Green economy in a blue world: synthesis report

The Green Economy in a Blue World report analyzes how key sectors that are interlinked with the marine and coastal environment (the blue world) can make the transition towards a Green Economy. The report covers the impacts and opportunities linked with shipping and fisheries to tourism, marine-based renewable energies and agriculture. The findings underline that a shift to sustainability in terms of improved human wellbeing and social equity can lead to healthier and more economically productive oceans that can simultaneously benefit coastal communities and ocean-linked industries.

Functional aquatic ecosystems, inland fisheries and the Millennium Development Goals

Freshwater allocation in an environment of increasing demand and declining quality and availability is a major societal challenge. While biodiversity and the needs of local communities are often in congruence, the over-riding necessity of meeting national demands for power, food and, increasingly, mitigation of the hydrological effects of climate change, often supersedes these.

Fisheries and aquaculture policy for education, research and extension in Nepal

Fisheries and aquaculture policy for education, research and extension is derivatives of the main national agriculture policy. Fisheries and aquaculture is a dynamic sub-sector of agriculture sector having high growth potential but with low organizational stature in Nepal. The modern aquaculture along with fisheries practices contributes nearly 1% of Gross Domestic Production (GDP) and 2.68% of Agriculture Gross Domestic Production (AGDP).

Exploring the impact of farmer-led research supported by civil society organisations

This paper synthesises the main findings about the impacts of a wide range of farmer-led research initiatives in terms of food security, ecological sustainability, economic empowerment, gender relations, local capacity to innovate and influence on ARD institutions. It then draws lessons for future partnerships between formal and informal ARD actors who are seeking common goals in serving smallholder communities.

Ex-ante assessment of integrated aquaculture-agriculture adoption and impact in Southern Malawi

There are increasing requirements for impact assessment by development partners in order to increase the accountability and effectiveness of research and development projects. Impact assessment research has been dominated by conventional economic methods. This context challenges agricultural research organizations to develop and apply alternative impact assessment methods incorporating economic, social, and environmental impact components.

Design and implementation of fishery modules in integrated household surveys in developing countries

Fish and other aquatic animals contribute to the food security of citizens of developing countries, both as a source of income and as a component of healthy diets, yet fishing is not currently captured in most integrated household surveys. This sourcebook provides essential technical guidance on the design of statistical modules and questionnaires aimed at collecting fishery data at the household level.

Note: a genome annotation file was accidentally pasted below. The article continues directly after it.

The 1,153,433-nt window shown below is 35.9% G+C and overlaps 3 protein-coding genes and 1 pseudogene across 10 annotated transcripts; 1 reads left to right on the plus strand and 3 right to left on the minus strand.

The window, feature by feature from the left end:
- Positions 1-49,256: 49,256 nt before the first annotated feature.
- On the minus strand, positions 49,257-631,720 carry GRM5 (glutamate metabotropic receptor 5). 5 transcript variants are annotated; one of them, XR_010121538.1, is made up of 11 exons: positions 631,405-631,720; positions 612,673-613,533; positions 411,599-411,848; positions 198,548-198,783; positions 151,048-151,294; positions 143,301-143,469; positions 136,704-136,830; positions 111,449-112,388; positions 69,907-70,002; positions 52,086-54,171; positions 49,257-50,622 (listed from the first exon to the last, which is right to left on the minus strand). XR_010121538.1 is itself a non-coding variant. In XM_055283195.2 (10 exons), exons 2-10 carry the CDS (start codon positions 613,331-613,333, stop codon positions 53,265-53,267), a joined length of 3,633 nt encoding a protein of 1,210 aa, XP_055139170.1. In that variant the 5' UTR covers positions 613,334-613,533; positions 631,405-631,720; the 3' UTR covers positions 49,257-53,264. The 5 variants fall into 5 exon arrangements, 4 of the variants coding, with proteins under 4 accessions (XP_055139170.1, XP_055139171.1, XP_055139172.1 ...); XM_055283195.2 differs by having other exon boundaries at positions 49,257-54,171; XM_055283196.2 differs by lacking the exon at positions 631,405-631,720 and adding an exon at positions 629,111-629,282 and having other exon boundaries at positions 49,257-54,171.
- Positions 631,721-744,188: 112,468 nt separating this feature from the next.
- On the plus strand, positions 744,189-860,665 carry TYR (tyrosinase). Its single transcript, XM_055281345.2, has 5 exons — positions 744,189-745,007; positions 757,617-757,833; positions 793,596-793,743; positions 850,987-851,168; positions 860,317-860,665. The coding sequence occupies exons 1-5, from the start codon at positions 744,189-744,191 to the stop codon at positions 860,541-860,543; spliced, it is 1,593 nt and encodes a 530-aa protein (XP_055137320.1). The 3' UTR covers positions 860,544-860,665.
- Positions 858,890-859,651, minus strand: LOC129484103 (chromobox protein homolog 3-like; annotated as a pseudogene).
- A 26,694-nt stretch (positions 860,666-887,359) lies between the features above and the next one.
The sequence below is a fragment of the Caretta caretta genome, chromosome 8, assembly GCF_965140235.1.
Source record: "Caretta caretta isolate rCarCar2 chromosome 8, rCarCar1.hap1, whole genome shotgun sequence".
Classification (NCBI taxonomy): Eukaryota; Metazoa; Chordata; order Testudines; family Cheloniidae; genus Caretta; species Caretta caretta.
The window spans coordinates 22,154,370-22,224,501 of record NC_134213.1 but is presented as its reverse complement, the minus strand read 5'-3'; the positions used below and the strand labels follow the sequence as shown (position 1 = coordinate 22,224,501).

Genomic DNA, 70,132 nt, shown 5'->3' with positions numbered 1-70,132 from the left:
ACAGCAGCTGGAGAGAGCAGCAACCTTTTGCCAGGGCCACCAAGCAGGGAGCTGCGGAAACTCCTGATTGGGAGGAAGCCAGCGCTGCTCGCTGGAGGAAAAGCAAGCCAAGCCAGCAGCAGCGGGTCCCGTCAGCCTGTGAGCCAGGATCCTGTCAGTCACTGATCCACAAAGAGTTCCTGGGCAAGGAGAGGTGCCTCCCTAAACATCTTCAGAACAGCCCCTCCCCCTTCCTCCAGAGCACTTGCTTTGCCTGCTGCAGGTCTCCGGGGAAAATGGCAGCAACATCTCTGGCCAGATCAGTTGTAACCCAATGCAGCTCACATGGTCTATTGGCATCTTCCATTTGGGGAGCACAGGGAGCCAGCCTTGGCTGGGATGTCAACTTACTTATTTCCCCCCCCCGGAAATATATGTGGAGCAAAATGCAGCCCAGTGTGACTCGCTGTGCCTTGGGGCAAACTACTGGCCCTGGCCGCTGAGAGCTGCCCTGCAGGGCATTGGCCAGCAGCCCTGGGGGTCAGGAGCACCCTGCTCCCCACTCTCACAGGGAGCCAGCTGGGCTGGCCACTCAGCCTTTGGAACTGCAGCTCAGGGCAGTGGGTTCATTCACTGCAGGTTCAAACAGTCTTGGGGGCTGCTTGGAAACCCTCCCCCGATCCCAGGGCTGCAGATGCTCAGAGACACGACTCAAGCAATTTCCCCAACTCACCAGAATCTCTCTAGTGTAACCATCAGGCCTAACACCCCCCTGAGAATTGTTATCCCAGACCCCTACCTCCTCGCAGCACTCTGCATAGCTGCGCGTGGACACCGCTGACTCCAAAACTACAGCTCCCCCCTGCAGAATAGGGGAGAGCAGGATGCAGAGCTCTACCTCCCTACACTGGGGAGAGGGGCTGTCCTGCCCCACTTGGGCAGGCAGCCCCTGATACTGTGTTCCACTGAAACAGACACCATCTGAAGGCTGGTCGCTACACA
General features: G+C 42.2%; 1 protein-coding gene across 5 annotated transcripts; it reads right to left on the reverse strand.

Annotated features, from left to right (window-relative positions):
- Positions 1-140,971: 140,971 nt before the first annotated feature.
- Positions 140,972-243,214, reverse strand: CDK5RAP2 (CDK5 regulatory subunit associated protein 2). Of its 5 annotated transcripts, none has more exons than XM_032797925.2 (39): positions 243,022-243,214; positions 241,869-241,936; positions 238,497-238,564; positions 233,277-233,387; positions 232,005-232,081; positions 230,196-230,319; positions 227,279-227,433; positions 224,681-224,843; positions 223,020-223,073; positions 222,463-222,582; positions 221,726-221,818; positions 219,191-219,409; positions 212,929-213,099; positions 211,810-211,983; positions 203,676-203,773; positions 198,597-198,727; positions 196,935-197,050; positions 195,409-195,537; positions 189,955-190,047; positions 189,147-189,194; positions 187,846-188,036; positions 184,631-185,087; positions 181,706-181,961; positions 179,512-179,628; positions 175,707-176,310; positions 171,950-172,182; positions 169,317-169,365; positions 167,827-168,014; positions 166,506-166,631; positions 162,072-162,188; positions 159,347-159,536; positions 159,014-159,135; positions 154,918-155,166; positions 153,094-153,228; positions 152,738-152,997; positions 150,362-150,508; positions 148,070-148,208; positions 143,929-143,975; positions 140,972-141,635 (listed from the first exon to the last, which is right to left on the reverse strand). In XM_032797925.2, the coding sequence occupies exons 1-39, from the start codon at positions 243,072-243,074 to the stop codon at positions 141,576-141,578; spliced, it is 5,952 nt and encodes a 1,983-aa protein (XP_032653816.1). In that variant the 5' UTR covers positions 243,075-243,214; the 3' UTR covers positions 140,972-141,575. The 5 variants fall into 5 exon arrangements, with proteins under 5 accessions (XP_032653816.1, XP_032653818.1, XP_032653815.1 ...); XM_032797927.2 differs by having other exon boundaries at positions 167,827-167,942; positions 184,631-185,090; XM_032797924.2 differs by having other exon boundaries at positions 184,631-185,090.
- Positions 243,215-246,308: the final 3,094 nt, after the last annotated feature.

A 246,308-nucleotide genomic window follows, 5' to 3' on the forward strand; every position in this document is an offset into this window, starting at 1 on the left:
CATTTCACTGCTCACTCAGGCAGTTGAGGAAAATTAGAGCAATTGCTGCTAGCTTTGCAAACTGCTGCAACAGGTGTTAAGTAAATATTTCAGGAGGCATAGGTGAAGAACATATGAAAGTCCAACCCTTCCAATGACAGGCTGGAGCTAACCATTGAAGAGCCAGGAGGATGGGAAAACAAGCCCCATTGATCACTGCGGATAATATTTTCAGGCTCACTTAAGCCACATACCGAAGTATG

CGIAR Research Program on Aquatic Agricultural Systems Roll-Out Handbook. Ver. 1.0. May, 2012

This handbook is a guide to procedures and practices that should be observed during hub roll-out by the teams coordinating the planning, implementation and reporting of the activities of the CGIAR Research Program on Aquatic Agricultural Systems (AAS-CRP). Given that the program promises to change the way research in development is planned, implemented and reported, it is important that similar practices be observed from the start. This will assist later cross-hub comparisons.

Building coalitions, creating change: An agenda for gender transformative research in agricultural development

The CGIAR Research Program on Aquatic Agricultural Systems (AAS) has developed its Gender Research in Development Strategy centered on a transformative approach. Translating this strategy into actual research and development practice poses a considerable challenge, as not much (documented) experience exists in the agricultural sector to draw on, and significant innovation is required. A process of transformative change requires reflecting on multiple facets and dimensions simultaneously.

Assessment of agrobiodiversity resources in the Borotse flood plain, Zambia

Concerns about perceived loss of indigenous materials emerged from multiple stakeholders during consultations to plan and design the CGIAR Research Program on Aquatic Agricultural Systems for the Borotse hub in Zambia’s Western Province. To come to grips with and address the concerns, the AAS Borotse hub program of work included an assessment of agrobiodiversity to inform community-level and program initiatives and actions.

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